She had played a small part in A Tale of Two Cities (17, Frank Lloyd), but chiefly worked on the stage. She was Groucho’s punchbag in the stage versions of The Cocoanuts and Animal Crackers and transferred to films when Paramount signed the brothers.
She worked with them seven times: The Cocoanuts (29, Robert Florey and Joseph Sant- ley); Animal Crackers (30, Victor Heerman); Duck Souf) (33, Leo MeCarey); A Night at the Opera; A Day at the Races (37, Sam Wood); At The Circus (39, Edward Buzzell); and The Big Store (4L Charles Reisner). The wonder is that she made other films: deprived of Groucho’s insults, she would seem like a tent without ropes. But they are, in the main, films that slipped under the door: Kentucky Kernels (34, George Stevens); Rendezvous (35, William K. Howard); Anything Goes (36, Lewis Milestone); The Song and Dance Man (36, Allan Dwan); Never Give a Sucker an Even Break (41, Edward Cline); Sing Your Worries Aicay (42, Edward Sutherland); in the W. C. Fields episode cut from Tales of Manhattan (42, Julien Duvivier); with Laurel and Hardy in The Dancing Masters (43, Malcolm St. Clair); Up in Anns (44, Elliott Nugent); Bathing Beauty (44, George Sidney); The Horn Blows at Midnight (45, Raoul Walsh); Susie Steps Out (46, Reginald le Borg); Stop, You 're Killing Me (52, Roy del Ruth); Shake, Rattle and Rock (56, Edward L. Calm); Auntie Maine (58, Morton Da Costa); and What a Way to Go! (63, J. Lee Thompson).
She died only weeks after playing in a TV sketch with Groucho.
A Night at the Opera (35, Sam Wood), on an ocean liner, in the dining room, together at last, Groucho’s Otis B. Driftwood and Margaret Dumonts Mrs. Claypool, a sweet, stately, stupid lady, pearls dipping into décolletage, the face simpering at the silliness of films:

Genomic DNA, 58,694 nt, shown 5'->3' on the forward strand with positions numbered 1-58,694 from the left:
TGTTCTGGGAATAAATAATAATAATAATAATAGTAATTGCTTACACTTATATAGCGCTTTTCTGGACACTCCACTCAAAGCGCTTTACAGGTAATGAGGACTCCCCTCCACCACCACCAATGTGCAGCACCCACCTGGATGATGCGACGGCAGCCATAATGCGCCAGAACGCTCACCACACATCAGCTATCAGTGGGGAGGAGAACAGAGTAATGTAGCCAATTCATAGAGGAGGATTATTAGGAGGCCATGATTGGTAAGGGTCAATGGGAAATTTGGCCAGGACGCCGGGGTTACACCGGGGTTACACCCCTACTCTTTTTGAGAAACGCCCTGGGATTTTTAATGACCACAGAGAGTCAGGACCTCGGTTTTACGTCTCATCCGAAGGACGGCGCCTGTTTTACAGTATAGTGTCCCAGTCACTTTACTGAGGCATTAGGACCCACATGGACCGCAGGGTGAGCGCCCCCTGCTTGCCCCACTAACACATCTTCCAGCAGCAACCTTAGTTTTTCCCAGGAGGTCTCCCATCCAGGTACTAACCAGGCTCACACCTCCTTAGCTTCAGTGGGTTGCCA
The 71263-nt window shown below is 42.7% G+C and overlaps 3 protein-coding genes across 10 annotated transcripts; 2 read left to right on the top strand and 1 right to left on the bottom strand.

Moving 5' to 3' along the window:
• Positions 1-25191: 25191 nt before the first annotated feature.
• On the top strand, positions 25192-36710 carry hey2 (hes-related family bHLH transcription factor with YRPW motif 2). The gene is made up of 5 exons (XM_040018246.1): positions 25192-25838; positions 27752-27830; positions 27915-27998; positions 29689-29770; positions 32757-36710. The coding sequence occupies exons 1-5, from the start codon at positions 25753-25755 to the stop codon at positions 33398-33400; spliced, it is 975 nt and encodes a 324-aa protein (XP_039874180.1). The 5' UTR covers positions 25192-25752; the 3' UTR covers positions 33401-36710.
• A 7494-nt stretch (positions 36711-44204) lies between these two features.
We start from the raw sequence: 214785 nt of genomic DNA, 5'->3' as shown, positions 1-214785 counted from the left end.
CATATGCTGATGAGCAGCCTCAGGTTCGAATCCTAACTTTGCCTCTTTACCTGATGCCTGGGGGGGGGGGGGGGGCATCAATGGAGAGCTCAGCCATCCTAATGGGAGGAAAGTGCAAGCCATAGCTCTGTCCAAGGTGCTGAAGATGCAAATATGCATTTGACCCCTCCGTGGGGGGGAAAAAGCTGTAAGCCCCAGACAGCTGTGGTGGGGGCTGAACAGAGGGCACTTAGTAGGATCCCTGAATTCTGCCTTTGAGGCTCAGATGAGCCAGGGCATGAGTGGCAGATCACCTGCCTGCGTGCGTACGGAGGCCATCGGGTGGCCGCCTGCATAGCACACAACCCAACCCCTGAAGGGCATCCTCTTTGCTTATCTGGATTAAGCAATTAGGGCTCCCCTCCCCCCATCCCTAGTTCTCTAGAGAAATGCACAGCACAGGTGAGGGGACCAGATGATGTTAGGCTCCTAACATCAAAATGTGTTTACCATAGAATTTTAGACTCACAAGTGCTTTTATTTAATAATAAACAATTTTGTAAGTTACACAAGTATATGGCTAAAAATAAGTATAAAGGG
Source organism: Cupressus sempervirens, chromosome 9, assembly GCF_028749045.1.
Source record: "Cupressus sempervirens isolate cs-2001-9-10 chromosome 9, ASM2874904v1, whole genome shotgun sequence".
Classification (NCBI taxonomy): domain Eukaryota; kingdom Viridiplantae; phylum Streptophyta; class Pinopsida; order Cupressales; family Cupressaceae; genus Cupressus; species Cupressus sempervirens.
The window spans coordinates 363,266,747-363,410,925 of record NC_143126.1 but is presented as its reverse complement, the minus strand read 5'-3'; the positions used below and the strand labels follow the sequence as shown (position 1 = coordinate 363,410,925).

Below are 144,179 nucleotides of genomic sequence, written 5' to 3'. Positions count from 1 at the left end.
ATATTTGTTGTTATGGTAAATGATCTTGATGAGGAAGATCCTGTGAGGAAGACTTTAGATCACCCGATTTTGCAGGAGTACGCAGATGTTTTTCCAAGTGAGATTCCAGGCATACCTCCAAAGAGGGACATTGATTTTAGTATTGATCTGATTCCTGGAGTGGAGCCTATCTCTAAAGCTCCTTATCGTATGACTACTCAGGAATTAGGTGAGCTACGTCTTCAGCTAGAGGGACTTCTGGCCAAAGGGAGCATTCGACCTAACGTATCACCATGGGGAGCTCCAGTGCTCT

MRS. CLAYPOOL: Mr. Driftwood, three months ago you promised to put me into society. In all that time you've done nothing but draw a very handsome salary.
DRIFTWOOD: YOU think that’s nothing, huh? How many men do you suppose are drawing a handsome salary nowadays? Why, you can count them on the fingers of one hand, my good woman.
MRS. CLAYPOOL: I’m not your good woman.
DRIFTWOOD: Don’t sav that, Mrs. Clavpool. I don’t care what your past has been. To me, you'll always be my good woman, because I love you. There, I didn't mean to tell you, but you, you dragged it out of me. I love you.
MRS. CLAYPOOL: It’s rather difficult to believe that when I find you dining with another woman.
DRIFTWOOD: That woman? Do you know' why I sat with her?
MRS. CLAYPOOL: NO.
DRIFTWOOD: Because she reminded me of you.
MRS. CLAYPOOL: Really?
DRIFTWOOD: Of course! That’s why I’m sitting here with you, because you remind me of you. Your eyes, your throat, your lips, everything about you reminds me of you, except you.
She was a collection of external signs, prepared to tolerate every extravagance from Groucho, as flexible and lofty in her love as a mother and as drained of independence. Her tidy hairstyle, her jewelry, her round hips were like the attributes of any bridge-playing lady asked to sit in on a film set. She is especially touching in the Marx Brothers’ films because she looks amateur and domestic; and, of course, the uneontrived often appears hollow in films.